The union had good reason to put an end to public typesetting races. Bosses were constantly looking to increase profits. The composing room lagged behind advances in other areas of production. Until the problems that plagued mechanised typesetting could be overcome, getting men to work faster was the only way to improve productivity. The Swifts’ performances set a dangerous precedent. In the past, racing was conducted within the confines of the industry. Out in public, Swifts flaunted their exceptional skills, drawing unwanted attention to their less proficient rank and file colleagues back on the shopfloor. Perhaps surprisingly, the union was still focusing more on protecting its compositors from productivity demands and the threat of female labour than the inevitability of mechanisation. As late as 1885, the Inland Printer dismissed reports of a reliable typesetting machine as “rubbish [circulated by] smart alecks of the New York press”. But in 1886, coincident with the heyday of the public typesetting races, the first Linotypes were installed at the New York Tribune, and the other newspapers and printing houses quickly followed.
The Linotype killed hand composition, and along with it, a particular type of craftsman. In 1893, Lee Reilly averaged 8,567 ems an hour on the Linotype, a week’s work for a hand-setting compositor. By 1899, William Henry Stubbs averaged 12,021 ems an hour. Neither man, however, was considered a Swift. The speed and prowess attributed to the Swifts was now bestowed upon the machine. The Linotype itself was the star, men its mere operators.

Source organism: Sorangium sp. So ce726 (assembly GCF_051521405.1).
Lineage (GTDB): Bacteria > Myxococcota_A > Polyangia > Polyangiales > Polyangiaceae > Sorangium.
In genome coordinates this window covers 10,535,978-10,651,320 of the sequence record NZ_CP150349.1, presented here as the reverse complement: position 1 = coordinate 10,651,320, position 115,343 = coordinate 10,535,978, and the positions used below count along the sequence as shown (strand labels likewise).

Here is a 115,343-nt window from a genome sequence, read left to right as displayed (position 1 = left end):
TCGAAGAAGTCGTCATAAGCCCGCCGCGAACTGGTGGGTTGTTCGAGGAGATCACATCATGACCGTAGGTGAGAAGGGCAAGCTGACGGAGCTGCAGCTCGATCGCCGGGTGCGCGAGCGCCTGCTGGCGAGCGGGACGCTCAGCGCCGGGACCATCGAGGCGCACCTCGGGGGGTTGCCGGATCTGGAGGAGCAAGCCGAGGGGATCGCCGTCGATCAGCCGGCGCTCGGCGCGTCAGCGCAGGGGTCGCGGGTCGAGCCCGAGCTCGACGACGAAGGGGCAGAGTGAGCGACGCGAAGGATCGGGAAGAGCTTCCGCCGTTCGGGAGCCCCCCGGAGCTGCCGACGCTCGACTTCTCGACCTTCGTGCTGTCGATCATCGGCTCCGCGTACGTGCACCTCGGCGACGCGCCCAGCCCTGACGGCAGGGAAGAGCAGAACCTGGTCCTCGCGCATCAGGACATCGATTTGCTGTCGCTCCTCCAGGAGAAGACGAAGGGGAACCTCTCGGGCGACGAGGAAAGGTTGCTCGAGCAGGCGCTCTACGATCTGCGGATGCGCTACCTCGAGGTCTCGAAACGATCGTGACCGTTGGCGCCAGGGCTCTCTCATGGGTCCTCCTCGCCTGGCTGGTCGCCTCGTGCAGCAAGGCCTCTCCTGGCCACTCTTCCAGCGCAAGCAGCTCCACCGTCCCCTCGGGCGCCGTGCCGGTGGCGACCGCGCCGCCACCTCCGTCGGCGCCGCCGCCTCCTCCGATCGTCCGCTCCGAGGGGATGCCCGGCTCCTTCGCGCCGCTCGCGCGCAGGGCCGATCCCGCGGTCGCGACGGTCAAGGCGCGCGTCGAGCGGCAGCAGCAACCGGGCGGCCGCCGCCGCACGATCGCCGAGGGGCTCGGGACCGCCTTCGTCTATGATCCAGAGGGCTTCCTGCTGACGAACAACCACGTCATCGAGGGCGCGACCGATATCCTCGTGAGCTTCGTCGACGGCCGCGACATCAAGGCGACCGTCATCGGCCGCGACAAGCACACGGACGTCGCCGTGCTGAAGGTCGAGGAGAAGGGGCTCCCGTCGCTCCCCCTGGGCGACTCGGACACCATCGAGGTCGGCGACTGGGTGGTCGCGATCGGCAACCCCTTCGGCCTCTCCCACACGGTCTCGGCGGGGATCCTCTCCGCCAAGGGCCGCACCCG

Industrialisation changed the relationship between a man and his tools and the materials of his craft. In the hand-setting era, printers shaped both the written word and the visual elements of a page. The composing stick was an extension of the human hand—a printer’s expertise lay in his ability to communicate well using type, rule, images and white space. With the introduction of the Linotype, men served the machine and were directed by a new breed of specialists – initially known as printer-architects, later, as graphic designers. No longer free to “write in the stick” (correct copy on the fly) or let loose with decorative ornamentation, machine operation stripped the compositor of autonomy intrinsic to craft. The great public typesetting races of 1886 were a spectacle of precision and speed, but, unbeknownst to anyone, also the last great hurrah for the printer-compositor as an elite among working men. Never again would a printer be presented with a giant emblem of flowers arranged into the shape of a composing stick. Never again would fame be found in an activity so mundane, yet profound.
Douglas Wilson’s Linotype: The Film premiered in February 2012. If, like me, you are fan of late nineteenth century industrialisation (with a particular focus on printing and the allied trades) the announcement of this film was hugely exciting. Through interviews, found footage and some lovely graphics, Wilson tells the story of the life and death of the Linotype, with particular focus on its death. In one scene, a long-time Lino operator talks of how heartbroken he is to scrap a well-loved machine. In the background, a crane lifts the machine from a truck bed and proceeds to (somewhat gratuitously) smash it over and over onto a junk heap, crushing its precision-engineered carcass into smithereens.